Welcome to the Weekend Release Roundup, where we highlight what we think are the most interesting movies to hit theaters this weekend.
Going to the movies isn’t cheap, so we’re here to help you sort through your choices.
Our first week of March starts things off with not a bang, but a whimper. In fact, it can be argued that this is the worst week of the year, proving that while we’re out of the January/February zone, we’re still not quite near the blockbuster season either. Save for our top movie of the week, our list is filled with unknowns which most people will either view with indifference or complete disinterest. And as bad as all of that may sound, it still wasn’t enough to place the Vince Vaughn-led comedy Unfinished Business on this list, which is a testament to how truly awful that film appears looks. In fact, it was even beat out by a sequel that probably nobody in the world asked for, which is where we begin our list…
#5 – The Second Best Exotic Marigold Hotel
“The second installment in the Exotic Marigold franchise…” is a phrase that perhaps nobody in the world ever expected to read, but I can’t quite tell you how amused I am to actually write it. The second installment in the Exotic Marigold franchise sees the opening of a new hotel bring all our franchise regulars back for more explosions, mayhem, and carnage. Okay, that’s not true, there’ll really only be a lot of self-deprecating jokes about how old everybody is. Judi Dench, Bill Nighy, Maggie Smith, Dev Patel, Penelope Wilton, and Celia Imrie all return, along with new face Richard Gere for what appear to be some Bollywood dance numbers and this suggestive line: “How many new lives can we have? As many as we like.” Trilogy? I think so.
#4 – These Final Hours (Limited)
End of the world movies are always conceptually intriguing because of the premise alone, but they seem to have varying degrees of success. Most recently we’ve had Left Behind, The World’s End, This is the End, Seeking a Friend for the End of the World, 4:44: The Last Day on Earth, and 2012, all of which carried drastically different tones, though it can be argued that only two (This is the End, The World’s End) were successful in fulfilling their intended purpose. These Final Hours sees the Aussies try their hand at the apocalypse with a story about a man heading for a party in hopes of numbing himself before the end of the world, but crossing paths with a little girl along the way. From there, he’s faced with deciding how he really wants to spend his final days. The trailer raises a lot of the usual questions that come with these films about what is truly important, but hopefully the film doesn’t bombard us with that theme as heavily as the trailer does. Either way, it could be a decent addition to the genre if it’s presented in a fresh and interesting way.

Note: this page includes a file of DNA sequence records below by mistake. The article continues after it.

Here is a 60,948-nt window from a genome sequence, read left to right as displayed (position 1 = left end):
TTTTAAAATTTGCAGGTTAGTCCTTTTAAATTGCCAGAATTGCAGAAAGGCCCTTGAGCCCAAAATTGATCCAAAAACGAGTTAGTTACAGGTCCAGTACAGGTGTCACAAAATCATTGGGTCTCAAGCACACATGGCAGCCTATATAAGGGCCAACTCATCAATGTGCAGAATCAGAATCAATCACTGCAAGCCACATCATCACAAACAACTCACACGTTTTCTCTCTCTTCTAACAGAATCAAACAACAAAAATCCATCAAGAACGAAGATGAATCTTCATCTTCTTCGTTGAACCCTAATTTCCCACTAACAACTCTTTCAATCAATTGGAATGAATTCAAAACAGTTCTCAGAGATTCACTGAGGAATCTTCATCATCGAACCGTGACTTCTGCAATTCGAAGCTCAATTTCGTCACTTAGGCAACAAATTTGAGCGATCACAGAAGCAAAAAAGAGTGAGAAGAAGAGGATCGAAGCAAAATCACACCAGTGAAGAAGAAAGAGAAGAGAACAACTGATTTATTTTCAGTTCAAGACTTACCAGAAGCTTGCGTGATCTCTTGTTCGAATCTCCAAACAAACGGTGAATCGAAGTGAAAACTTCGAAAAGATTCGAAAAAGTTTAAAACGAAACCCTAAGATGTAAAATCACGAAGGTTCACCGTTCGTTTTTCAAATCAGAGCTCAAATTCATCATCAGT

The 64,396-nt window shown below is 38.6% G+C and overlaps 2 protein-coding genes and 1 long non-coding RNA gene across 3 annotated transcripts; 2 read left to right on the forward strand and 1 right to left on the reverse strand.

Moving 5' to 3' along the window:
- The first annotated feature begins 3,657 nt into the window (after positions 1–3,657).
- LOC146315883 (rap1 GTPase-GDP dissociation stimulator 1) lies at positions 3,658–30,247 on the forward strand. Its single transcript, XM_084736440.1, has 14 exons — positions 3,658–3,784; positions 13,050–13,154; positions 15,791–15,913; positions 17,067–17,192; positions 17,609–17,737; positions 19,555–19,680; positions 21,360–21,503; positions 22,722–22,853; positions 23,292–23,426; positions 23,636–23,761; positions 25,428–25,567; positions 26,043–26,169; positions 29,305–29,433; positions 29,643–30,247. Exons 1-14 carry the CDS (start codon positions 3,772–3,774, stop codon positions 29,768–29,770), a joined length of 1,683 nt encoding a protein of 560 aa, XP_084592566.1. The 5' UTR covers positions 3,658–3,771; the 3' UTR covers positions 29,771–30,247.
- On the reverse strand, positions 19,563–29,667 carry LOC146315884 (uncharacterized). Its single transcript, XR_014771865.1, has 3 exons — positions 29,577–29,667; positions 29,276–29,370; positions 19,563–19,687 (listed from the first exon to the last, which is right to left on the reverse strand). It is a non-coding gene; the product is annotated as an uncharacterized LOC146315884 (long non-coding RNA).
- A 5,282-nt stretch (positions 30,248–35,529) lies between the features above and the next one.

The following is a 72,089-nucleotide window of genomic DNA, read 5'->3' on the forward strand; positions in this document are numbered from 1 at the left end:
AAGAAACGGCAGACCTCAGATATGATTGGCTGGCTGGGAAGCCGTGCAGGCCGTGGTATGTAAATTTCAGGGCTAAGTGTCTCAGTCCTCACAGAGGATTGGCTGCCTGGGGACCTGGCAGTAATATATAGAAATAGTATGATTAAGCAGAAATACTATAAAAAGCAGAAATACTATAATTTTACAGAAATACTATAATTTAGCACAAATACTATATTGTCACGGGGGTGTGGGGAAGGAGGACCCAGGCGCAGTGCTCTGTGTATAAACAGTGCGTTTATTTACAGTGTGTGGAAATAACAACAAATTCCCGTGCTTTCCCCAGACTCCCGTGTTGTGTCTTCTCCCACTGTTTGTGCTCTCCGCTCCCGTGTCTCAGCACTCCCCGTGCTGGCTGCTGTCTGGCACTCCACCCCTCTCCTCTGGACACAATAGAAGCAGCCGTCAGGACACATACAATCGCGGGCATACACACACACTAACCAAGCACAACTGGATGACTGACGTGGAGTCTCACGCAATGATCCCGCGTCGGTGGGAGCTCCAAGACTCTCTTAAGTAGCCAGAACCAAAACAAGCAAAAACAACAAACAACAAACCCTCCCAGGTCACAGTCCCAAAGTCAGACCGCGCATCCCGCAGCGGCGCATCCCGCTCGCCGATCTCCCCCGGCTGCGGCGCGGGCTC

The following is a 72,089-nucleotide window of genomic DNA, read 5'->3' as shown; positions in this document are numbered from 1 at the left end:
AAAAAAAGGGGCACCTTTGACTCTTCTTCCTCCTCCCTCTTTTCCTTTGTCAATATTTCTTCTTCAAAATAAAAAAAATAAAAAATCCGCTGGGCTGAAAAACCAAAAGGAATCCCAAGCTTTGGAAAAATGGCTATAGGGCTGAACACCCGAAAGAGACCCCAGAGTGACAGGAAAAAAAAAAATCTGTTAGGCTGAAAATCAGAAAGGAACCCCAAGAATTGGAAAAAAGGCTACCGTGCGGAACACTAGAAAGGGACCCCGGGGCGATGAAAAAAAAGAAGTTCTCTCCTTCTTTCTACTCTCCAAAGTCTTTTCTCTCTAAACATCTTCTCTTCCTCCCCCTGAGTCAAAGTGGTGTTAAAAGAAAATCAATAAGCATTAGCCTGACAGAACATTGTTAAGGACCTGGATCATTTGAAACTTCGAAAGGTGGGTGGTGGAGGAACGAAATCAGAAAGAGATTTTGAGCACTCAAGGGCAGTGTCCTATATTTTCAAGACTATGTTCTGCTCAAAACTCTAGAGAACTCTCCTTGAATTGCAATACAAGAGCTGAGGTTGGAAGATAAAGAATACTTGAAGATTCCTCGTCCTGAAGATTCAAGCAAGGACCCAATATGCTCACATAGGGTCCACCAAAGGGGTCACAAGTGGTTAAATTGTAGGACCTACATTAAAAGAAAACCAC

#3 – Buzzard (Limited)
Watching the trailer for this film does nothing to give us any idea what it’s actually about. That’s not necessarily a bad thing, however, especially in an age where trailers can tell us everything about a film before we’ve ever seen it. The appeal for Buzzard comes not from the story, but for it’s apparently brazen humor, off-center characters, and seemingly guerrilla-style filmmaking. Very reminiscent of Generation X indie films like Linklater’s Slacker or Smith’s Clerks, the trailer for Buzzard seems like the trailer for a film a few decades old, perfect for those of us tired of all the millennial angst in modern indie films.
#2 – Merchants of Doubt (Limited)
For the politically minded, Merchants of Doubt casts a light on the paid lobbyists who purposefully and consciously try to alter the public’s perception of hot-button topics like climate change, for the sole purpose of appeasing big oil and similar industries with a vested interest in maintaining the status quo. Just as they did with tobacco a few generations prior, these men are experts at altering the debate, casting the light of skepticism not on themselves, but on the scientists and health officials who warn of the dangers of things like global warming or smoking. It’s a documentary revealing America’s most skilled spin doctors, and it’s worth watching for those of us interested in how the game is played and, more importantly, how we can try and change the rules. Directed by Robert Kenner, who famously exposed us to the food industry with 2009’s Food, Inc., Merchants of Doubt is inspired by the book of the same name.
#1 – Chappie
There is perhaps a little more vested interest in this week’s number one, Chappie, than there might have been a few months ago. For one, we now know that Neill Blomkamp is going to be the future director of the next Alien sequel, the beloved sci-fi franchise for those of us who aren’t keen on all the cutesy camp of the Star Wars saga. And the franchise truly needs somebody like Blomkamp, having suffered through films like Alien 3, Alien: Resurrection, Alien vs. Predator, Alien vs. Predator: Requiem, or even Prometheus. It’s been a long time since we’ve seen a worthy addition to the Alien canon, and Blomkamp – director of one of the best sci-fi films of the past decade in District 9 – is the Alien fanbase’s new great hope. Chappie sees Blomkamp continue his fascination with robotics, this time centering his story on an A.I. named Chappie who must fight for his own existence after the emerging threat of a soldier who sees A.I. as a public hazard. The film hasn’t been screened for critics yet, raising some doubt as to the quality, but judging by the trailer, it seems that Blomkamp has created a film more along the lines of District 9 rather than Elysium, which is a hopeful sign.
The rest of this weekend’s releases include:
An Honest Liar (Limited)
Road Hard (Limited)
Bad Ass 2: Bad Asses (Limited)
Two Men in Town (Limited)